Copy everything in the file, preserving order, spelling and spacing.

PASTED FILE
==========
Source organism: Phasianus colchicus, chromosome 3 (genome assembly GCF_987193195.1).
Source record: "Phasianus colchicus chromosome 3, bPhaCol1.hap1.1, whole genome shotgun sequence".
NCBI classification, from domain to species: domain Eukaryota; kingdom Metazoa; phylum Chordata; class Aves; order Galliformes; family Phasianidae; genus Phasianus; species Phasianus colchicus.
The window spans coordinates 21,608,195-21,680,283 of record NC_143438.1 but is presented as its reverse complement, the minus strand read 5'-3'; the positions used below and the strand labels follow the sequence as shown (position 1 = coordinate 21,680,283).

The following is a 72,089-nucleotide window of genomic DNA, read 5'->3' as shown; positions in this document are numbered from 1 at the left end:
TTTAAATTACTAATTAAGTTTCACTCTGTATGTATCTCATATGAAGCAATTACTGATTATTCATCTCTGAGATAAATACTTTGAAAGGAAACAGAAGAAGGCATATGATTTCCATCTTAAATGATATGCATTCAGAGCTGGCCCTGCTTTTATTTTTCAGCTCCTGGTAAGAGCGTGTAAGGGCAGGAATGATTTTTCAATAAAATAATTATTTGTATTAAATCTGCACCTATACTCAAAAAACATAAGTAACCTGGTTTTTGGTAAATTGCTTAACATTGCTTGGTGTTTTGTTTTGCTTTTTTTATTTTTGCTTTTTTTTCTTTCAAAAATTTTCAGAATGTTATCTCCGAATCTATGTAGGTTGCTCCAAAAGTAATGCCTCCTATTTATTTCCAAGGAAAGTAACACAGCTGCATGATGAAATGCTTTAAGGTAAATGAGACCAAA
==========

Source organism: Phasianus colchicus, chromosome 3 (genome assembly GCF_987193195.1).
Source record: "Phasianus colchicus chromosome 3, bPhaCol1.hap1.1, whole genome shotgun sequence".
NCBI classification, from domain to species: domain Eukaryota; kingdom Metazoa; phylum Chordata; class Aves; order Galliformes; family Phasianidae; genus Phasianus; species Phasianus colchicus.
The window spans coordinates 21,608,195-21,680,283 of record NC_143438.1 but is presented as its reverse complement, the minus strand read 5'-3'; the positions used below and the strand labels follow the sequence as shown (position 1 = coordinate 21,680,283).

The following is a 72,089-nucleotide window of genomic DNA, read 5'->3' as shown; positions in this document are numbered from 1 at the left end:
TTTAAATTACTAATTAAGTTTCACTCTGTATGTATCTCATATGAAGCAATTACTGATTATTCATCTCTGAGATAAATACTTTGAAAGGAAACAGAAGAAGGCATATGATTTCCATCTTAAATGATATGCATTCAGAGCTGGCCCTGCTTTTATTTTTCAGCTCCTGGTAAGAGCGTGTAAGGGCAGGAATGATTTTTCAATAAAATAATTATTTGTATTAAATCTGCACCTATACTCAAAAAACATAAGTAACCTGGTTTTTGGTAAATTGCTTAACATTGCTTGGTGTTTTGTTTTGCTTTTTTTATTTTTGCTTTTTTTTCTTTCAAAAATTTTCAGAATGTTATCTCCGAATCTATGTAGGTTGCTCCAAAAGTAATGCCTCCTATTTATTTCCAAGGAAAGTAACACAGCTGCATGATGAAATGCTTTAAGGTAAATGAGACCAAA